"One of the traditional Buddhist illustrations of the term dukkha shows a chariot with an axle that simply doesn’t fit quite right. If the chariot were to move, there would be a rub, a jolt. Maybe nothing dramatic happens as a result; maybe the wheel stays put on the chariot, and all that results from a ride is a bit of discomfort. But the rider’s presumable awareness of the not-quite-rightness shades the experience with a level of discomfort. That is duke...
"...Through my own meditation practice and through teaching, I now know that dukkha, suffering, the sense of dis-ease in our lives — no matter what you want to call it — arrives most achingly not from uncomfortable circumstances but from our reactions to them. Culturally, we are all taught to turn away from pain, to disguise it as if it were disgraceful. Or, if we don’t disguise it, we label it or judge ourselves for feeling it and become the person in the chariot worrying about the effects of the ill-fitting wheel. We feel isolated rather than seeing our pain as part of the human experience." 
Reading this helped me understand that depression begets more depression. I was depressed and so focused on my depression and the pain it was causing that the rest of my life was muted. And I couldn't really define that outlines of the depression and why it was there. What's more, I was ashamed of it. Ashamed that it made me a weaker, indulgent person. But it doesn't really matter about appearances. This is my life. My one life. So I can't spend it like this.

I won't be defined by my ill-fitting wheel. 

A while back I heard this TED Talk by Andrew Solomon on depression – it's a pretty popular one, but worth sharing to understand this ... illness? Disorder? He defends medication (why is it that no matter how many people are on antidepressants right now, it still feels like it needs to be defended? It still feels embarrassing, right? To talk about it? But it shouldn't be.)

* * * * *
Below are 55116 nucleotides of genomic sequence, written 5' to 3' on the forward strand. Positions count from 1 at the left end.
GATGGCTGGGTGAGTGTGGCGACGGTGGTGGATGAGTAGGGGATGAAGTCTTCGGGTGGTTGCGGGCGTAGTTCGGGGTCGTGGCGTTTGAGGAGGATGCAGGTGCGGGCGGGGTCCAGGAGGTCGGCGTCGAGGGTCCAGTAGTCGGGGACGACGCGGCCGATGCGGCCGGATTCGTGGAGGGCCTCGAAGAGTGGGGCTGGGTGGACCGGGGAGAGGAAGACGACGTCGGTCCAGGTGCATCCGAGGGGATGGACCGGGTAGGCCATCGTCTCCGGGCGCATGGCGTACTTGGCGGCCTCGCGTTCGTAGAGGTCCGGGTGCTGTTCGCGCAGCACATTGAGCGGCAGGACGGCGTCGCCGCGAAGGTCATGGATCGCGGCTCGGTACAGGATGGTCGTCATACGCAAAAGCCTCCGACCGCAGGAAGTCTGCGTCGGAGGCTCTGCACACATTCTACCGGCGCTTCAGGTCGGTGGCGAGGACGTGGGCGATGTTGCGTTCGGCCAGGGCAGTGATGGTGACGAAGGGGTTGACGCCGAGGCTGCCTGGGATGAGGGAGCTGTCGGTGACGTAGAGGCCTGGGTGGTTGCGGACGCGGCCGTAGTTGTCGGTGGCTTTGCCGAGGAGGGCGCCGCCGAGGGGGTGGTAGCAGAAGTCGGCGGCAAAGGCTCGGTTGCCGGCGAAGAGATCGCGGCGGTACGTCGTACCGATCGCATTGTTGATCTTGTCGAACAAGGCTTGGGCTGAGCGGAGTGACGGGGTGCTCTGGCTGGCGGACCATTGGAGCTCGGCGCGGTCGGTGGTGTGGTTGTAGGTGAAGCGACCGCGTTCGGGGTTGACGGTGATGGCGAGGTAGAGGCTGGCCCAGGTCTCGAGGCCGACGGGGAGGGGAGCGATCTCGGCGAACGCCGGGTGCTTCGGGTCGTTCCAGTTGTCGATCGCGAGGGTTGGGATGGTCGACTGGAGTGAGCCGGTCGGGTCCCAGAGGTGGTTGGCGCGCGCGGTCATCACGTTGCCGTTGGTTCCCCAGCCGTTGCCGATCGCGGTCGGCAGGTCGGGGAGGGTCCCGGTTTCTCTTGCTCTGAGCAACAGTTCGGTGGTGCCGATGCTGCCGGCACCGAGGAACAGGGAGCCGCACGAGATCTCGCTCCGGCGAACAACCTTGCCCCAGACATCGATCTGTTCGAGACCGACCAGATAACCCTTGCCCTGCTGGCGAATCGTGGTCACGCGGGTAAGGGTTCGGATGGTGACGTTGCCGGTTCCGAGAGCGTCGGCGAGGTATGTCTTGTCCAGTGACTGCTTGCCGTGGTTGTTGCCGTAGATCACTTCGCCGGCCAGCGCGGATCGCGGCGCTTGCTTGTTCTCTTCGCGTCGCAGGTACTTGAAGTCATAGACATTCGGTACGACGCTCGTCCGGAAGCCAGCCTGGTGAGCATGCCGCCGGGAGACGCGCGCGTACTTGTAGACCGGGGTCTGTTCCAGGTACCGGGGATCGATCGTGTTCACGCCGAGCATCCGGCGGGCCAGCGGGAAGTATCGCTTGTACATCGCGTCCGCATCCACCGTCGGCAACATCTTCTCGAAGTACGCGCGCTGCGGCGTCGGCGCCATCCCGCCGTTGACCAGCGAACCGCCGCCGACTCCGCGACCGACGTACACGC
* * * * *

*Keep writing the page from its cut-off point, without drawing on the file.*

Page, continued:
In it, he sums up well this new perspective I'm developing:
"The opposite of depression is not happiness, but vitality, and these days, my life is vital, even on the days when I'm sad. I felt that funeral in my brain, and I sat next to the colossus at the edge of the world, and I have discovered something inside of myself that I would have to call a soul that I had never formulated until that day 20 years ago when hell came to pay me a surprise visit. 
28:37"I think that while I hated being depressed and would hate to be depressed again, I've found a way to love my depression. I love it because it has forced me to find and cling to joy. I love it because each day I decide, sometimes gamely, and sometimes against the moment's reason, to cleave to the reasons for living. And that, I think, is a highly privileged rapture."
In yoga you sink into your poses, allowing your breath and gravity to help you give in and so find more strength. I sunk into depression, and now as I work on standing up up again, I too, feel grateful for the lessons it's taught me as well.


  1. I saw a therapist about two or three years ago when I didn't know what was wrong with me but I knew I couldn't live every day feeling that way - sobbing each night after work or the aching feeling that it wasn't going to get better.